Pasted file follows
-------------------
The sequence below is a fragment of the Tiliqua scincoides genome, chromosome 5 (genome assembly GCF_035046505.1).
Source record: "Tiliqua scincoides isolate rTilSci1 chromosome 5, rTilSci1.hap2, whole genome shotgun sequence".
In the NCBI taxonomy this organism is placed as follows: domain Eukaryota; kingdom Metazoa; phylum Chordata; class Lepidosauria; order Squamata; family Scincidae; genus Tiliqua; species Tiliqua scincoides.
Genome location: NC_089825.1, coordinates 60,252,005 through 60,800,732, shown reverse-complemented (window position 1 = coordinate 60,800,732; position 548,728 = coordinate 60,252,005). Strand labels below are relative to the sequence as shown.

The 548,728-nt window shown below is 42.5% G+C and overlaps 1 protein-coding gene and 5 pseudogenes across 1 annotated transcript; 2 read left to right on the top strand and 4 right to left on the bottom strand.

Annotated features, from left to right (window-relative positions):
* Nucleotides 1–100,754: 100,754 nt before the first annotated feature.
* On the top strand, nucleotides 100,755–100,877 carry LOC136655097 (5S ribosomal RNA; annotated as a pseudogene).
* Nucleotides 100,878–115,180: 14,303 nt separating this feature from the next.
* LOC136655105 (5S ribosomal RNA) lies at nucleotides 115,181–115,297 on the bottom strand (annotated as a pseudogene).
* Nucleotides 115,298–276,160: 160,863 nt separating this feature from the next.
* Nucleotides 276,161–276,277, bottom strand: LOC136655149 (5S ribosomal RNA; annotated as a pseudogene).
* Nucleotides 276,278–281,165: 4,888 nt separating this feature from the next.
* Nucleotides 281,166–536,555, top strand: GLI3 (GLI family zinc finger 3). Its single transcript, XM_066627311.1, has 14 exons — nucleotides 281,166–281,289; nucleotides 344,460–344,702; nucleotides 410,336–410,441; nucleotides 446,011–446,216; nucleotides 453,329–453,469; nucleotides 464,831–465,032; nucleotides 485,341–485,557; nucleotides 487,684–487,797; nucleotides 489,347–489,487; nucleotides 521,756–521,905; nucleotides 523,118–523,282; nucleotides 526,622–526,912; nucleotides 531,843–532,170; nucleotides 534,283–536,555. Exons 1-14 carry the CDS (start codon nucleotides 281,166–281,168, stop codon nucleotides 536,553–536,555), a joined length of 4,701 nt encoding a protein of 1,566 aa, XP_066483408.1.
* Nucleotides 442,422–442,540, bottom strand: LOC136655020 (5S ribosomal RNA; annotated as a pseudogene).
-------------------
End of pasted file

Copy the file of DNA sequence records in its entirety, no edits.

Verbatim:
The sequence below is a fragment of the Tiliqua scincoides genome, chromosome 5 (genome assembly GCF_035046505.1).
Source record: "Tiliqua scincoides isolate rTilSci1 chromosome 5, rTilSci1.hap2, whole genome shotgun sequence".
In the NCBI taxonomy this organism is placed as follows: domain Eukaryota; kingdom Metazoa; phylum Chordata; class Lepidosauria; order Squamata; family Scincidae; genus Tiliqua; species Tiliqua scincoides.
Genome location: NC_089825.1, coordinates 60,252,005 through 60,800,732, shown reverse-complemented (window position 1 = coordinate 60,800,732; position 548,728 = coordinate 60,252,005). Strand labels below are relative to the sequence as shown.

The 548,728-nt window shown below is 42.5% G+C and overlaps 1 protein-coding gene and 5 pseudogenes across 1 annotated transcript; 2 read left to right on the top strand and 4 right to left on the bottom strand.

Annotated features, from left to right (window-relative positions):
* Nucleotides 1–100,754: 100,754 nt before the first annotated feature.
* On the top strand, nucleotides 100,755–100,877 carry LOC136655097 (5S ribosomal RNA; annotated as a pseudogene).
* Nucleotides 100,878–115,180: 14,303 nt separating this feature from the next.
* LOC136655105 (5S ribosomal RNA) lies at nucleotides 115,181–115,297 on the bottom strand (annotated as a pseudogene).
* Nucleotides 115,298–276,160: 160,863 nt separating this feature from the next.
* Nucleotides 276,161–276,277, bottom strand: LOC136655149 (5S ribosomal RNA; annotated as a pseudogene).
* Nucleotides 276,278–281,165: 4,888 nt separating this feature from the next.
* Nucleotides 281,166–536,555, top strand: GLI3 (GLI family zinc finger 3). Its single transcript, XM_066627311.1, has 14 exons — nucleotides 281,166–281,289; nucleotides 344,460–344,702; nucleotides 410,336–410,441; nucleotides 446,011–446,216; nucleotides 453,329–453,469; nucleotides 464,831–465,032; nucleotides 485,341–485,557; nucleotides 487,684–487,797; nucleotides 489,347–489,487; nucleotides 521,756–521,905; nucleotides 523,118–523,282; nucleotides 526,622–526,912; nucleotides 531,843–532,170; nucleotides 534,283–536,555. Exons 1-14 carry the CDS (start codon nucleotides 281,166–281,168, stop codon nucleotides 536,553–536,555), a joined length of 4,701 nt encoding a protein of 1,566 aa, XP_066483408.1.
* Nucleotides 442,422–442,540, bottom strand: LOC136655020 (5S ribosomal RNA; annotated as a pseudogene).